Review: Goddess and God in the World: Conversations in Embodied Theology
Goddess and God in the World: Conversations in Embodied Theology
by Carol P Christ and Judith Plaskow
Review by Rev Dr Patricia ‘Iolana
In Goddess and God in the World, two foremothers of feminist theology and thealogy offer their embodied experiences of the Divine from differing perspectives: Christ as a post-Christian Goddess Thealogian and Plaskow as a radical Jewish feminist theologian. And while this is a work of feminist theology/thealogy it is also a beautiful reflection on the power of Interfaith dialogue.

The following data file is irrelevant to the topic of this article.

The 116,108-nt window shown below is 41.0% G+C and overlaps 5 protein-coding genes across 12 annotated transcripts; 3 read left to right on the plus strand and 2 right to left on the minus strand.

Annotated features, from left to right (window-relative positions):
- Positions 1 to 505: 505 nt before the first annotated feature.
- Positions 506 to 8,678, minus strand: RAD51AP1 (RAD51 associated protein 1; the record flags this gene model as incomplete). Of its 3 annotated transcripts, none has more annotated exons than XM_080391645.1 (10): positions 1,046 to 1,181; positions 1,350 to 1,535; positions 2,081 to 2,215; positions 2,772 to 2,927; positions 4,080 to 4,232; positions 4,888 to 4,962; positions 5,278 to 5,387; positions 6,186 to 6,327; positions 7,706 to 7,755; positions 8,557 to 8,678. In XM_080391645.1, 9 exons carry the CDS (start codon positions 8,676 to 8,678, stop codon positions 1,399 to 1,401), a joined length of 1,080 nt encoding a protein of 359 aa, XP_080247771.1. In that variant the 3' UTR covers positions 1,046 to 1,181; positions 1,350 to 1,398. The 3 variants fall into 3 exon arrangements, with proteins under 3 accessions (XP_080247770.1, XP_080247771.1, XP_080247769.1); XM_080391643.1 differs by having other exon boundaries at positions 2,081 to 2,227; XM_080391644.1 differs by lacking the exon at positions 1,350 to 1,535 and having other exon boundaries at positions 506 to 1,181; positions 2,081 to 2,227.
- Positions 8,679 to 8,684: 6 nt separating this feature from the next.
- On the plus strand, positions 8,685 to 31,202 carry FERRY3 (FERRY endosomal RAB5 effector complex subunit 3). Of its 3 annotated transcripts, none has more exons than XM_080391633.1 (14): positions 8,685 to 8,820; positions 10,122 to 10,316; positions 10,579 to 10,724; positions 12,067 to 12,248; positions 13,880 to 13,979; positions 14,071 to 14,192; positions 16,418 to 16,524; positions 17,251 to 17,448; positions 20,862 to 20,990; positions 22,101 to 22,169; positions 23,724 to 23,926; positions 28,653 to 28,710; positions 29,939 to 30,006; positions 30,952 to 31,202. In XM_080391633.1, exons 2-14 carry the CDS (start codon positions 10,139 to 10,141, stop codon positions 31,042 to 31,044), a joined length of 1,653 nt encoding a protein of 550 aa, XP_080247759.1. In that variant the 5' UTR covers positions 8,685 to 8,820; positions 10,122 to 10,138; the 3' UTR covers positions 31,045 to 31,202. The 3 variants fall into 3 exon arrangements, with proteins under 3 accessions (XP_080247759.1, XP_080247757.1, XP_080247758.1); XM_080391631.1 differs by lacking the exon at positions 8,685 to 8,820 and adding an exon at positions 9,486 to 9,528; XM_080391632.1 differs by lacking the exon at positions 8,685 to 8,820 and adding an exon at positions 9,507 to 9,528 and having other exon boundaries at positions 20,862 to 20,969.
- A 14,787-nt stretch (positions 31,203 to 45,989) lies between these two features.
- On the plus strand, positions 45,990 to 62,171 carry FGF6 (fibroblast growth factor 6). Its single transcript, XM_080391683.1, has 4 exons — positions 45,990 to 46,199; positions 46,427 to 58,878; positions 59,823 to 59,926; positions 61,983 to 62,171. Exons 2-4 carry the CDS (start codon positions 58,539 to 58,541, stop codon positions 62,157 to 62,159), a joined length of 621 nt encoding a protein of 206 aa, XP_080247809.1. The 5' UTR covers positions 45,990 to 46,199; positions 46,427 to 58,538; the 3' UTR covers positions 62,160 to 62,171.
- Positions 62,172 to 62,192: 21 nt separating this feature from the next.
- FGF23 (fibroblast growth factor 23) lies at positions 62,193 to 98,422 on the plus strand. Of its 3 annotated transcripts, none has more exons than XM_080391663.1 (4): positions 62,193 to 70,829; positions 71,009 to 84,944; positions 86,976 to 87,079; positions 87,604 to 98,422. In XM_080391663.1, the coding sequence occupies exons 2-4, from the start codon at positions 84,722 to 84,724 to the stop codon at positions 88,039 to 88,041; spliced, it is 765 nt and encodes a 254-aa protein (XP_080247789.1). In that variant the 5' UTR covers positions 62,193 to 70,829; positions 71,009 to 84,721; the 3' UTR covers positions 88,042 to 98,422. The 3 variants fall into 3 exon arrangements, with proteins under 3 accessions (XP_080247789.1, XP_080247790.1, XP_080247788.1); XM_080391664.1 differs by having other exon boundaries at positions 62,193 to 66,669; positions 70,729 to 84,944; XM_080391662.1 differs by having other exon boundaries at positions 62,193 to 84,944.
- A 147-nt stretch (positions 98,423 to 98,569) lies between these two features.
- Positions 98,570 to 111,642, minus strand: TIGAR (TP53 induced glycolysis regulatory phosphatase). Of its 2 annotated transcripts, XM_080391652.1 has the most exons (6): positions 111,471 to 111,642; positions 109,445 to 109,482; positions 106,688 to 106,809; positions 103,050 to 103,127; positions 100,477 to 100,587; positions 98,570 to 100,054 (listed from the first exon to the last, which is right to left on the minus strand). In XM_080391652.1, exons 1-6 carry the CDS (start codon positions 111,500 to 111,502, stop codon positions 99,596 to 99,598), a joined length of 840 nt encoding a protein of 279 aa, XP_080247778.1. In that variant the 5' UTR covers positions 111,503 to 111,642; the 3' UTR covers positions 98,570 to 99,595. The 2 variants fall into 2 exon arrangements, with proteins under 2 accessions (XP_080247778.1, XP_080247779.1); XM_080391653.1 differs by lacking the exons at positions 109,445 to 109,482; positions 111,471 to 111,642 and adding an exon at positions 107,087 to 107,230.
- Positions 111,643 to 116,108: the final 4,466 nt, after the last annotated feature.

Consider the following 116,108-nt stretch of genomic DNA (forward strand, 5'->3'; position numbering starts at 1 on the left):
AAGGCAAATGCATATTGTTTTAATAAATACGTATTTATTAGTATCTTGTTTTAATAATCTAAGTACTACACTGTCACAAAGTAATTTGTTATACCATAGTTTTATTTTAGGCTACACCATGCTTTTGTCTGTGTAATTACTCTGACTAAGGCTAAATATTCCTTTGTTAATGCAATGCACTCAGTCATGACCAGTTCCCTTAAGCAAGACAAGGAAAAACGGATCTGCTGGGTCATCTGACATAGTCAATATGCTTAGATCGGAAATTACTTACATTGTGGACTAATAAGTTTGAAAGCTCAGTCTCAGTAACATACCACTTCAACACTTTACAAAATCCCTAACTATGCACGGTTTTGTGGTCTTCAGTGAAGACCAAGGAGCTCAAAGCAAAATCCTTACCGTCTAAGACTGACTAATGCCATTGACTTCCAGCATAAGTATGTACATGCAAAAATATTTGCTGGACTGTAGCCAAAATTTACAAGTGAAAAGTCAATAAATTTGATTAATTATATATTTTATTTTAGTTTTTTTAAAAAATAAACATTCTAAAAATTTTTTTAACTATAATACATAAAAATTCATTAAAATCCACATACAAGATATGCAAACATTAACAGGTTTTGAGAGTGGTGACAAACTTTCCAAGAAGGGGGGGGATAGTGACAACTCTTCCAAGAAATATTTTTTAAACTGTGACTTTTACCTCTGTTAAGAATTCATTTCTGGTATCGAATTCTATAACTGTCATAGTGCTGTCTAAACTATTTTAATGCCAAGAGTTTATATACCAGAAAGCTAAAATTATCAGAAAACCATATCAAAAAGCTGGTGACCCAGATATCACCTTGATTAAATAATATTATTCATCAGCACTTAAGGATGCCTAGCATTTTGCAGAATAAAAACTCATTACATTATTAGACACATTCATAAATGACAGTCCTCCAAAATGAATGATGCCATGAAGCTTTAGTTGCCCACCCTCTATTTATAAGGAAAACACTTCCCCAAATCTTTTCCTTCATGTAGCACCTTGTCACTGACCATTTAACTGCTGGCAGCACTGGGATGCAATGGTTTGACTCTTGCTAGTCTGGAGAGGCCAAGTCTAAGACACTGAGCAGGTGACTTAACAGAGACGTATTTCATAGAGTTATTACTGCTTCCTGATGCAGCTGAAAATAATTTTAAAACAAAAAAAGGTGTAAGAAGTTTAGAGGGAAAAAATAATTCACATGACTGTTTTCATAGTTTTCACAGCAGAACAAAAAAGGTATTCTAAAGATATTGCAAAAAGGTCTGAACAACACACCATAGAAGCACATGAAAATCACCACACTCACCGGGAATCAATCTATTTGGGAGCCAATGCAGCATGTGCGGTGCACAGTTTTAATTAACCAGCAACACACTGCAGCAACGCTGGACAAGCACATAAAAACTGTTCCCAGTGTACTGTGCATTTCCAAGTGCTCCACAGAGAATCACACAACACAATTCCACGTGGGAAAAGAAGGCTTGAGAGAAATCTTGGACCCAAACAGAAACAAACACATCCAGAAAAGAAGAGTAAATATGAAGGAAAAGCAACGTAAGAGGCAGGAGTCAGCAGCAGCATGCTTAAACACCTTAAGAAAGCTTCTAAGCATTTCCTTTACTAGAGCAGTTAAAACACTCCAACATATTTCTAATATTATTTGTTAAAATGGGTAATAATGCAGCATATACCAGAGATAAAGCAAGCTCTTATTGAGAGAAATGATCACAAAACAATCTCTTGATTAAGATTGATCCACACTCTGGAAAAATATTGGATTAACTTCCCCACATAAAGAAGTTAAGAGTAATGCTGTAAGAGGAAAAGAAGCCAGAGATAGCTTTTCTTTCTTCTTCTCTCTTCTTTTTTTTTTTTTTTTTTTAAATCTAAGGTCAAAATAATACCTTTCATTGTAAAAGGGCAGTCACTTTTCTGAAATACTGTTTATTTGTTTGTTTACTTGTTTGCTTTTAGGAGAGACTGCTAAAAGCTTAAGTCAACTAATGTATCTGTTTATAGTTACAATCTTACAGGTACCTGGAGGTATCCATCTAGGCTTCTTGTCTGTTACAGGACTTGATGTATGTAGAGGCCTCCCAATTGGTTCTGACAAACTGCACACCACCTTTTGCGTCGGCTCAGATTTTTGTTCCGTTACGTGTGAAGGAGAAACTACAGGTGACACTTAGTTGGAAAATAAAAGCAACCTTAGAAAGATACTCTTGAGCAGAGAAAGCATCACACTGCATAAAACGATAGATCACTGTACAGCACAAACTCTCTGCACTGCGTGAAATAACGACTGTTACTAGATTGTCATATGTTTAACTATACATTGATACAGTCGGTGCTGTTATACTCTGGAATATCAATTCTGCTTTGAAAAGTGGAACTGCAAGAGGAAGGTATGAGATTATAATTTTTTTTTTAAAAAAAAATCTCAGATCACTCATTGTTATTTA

Christ and Plaskow write: "We began working on this book because—although we agree about many things—we disagree about the nature of Goddess and God. After working together for decades, we found it quite a shock to come face-to- face with a difference on such a major theological issue as the nature of divinity." (xiii) Their dialogue is unique, as is its format. As a hybrid combination of ‘theological autobiography’ and ‘rigorous philosophical, theological, and ethical reflection,’ this book is what Christ and Plaskow call an ‘experiment in embodied theology that seeks to both demonstrate the connection of theology to experience and to show the complexity of the relationship between them.’ (xv) While Christ and Plaskow wrote their own stories and chapters in Goddess and God in the World, they collaborated on chapter three ‘God in the History of Theology’ and chapter six ‘Feminist Theology at the Center.’ Their stories are enlightening and historic. Christ and Plaskow speak about how they both started out as theological scholars in a time when women were still unwelcome in divinity schools. Goddess and God in the World chronicles their individual and collective journeys based on mutual respect and love for one another. They speak strongly of supporting each other’s work, research, and ideas even though they may not agree on them. This is the beauty at the heart of this book—collaboration, love, support, and a mutually-respectful dialogue. This sentiment is reiterated in Christ’s chapter on Divine Power where she writes: ‘I doubt that either of us would be building theologies on personal experiences if our experiences had not been affirmed by others, particularly by other women, in communities.’ (195) Christ and I have spoken on several occasions about the seeming lack of support within the early feminist community and continuing today. This lack of support for each other’s work has frustrated us both greatly. We have both witnessed the infighting, critical attacks, and exclusionary tactics used against fellow female scholars in theology and religious studies (although it’s certainly not limited to this academic field.) In Goddess and God in the World, Christ and Plaskow step out of this critical and harmful light to, instead, be the voice of support, encouragement, and love. Standing against the divisiveness that is often found in feminist theology, this book stands as a testament to mutually-respectful dialogue about the Divine from divergent perspectives. Their autobiographical journey speaks of the roads not often taken and how their individual and collective experiences within their respective faith traditions are not ‘normative,’ but rather the exception to the rule. And while Christ has been encouraging women to share their stories for decades (a call began in 1979), Christ and Plaskow echo this sentiment again in Goddess and God in the World. In chapter six, Christ and Plaskow write: ‘we […] hope that what we share will resonate with the experiences of others in different situations inspiring them to think and write from their own embodied and embedded perspectives. (138) There is common ground between Christ and Plaskow that serves as a guiding light for contemporary feminist religious scholars. Through their conversations, Christ and Plaskow discover that they both reject written traditions and construct their individual beliefs through ‘personal experiences and the insights of others.’ (194) These personal experiences are the heart of their embodied theologies, and stand as critical emerging locus theologicus (or place for theology/thealogy) that is vital to contemporary religious scholars. As increasingly more adherents of contemporary faith traditions seem to reject archaic and unchanging theologies in favour of personal experience, embodied theology and thealogy will continue to be a growing field in religious studies research and publication. The critical, explorative, supportive, and embodied feminist ideas contained with Goddess and God in the World offer not only the story of how two foremothers of feminist theology came to stand in this time and place, but also exemplify how an interfaith dialogue can proceed with respect and love despite differences. It is a must-read not only for feminist scholars in religion but also for interfaith scholars as an exemplary interfaith dialogue. Write on, sisters. Write on.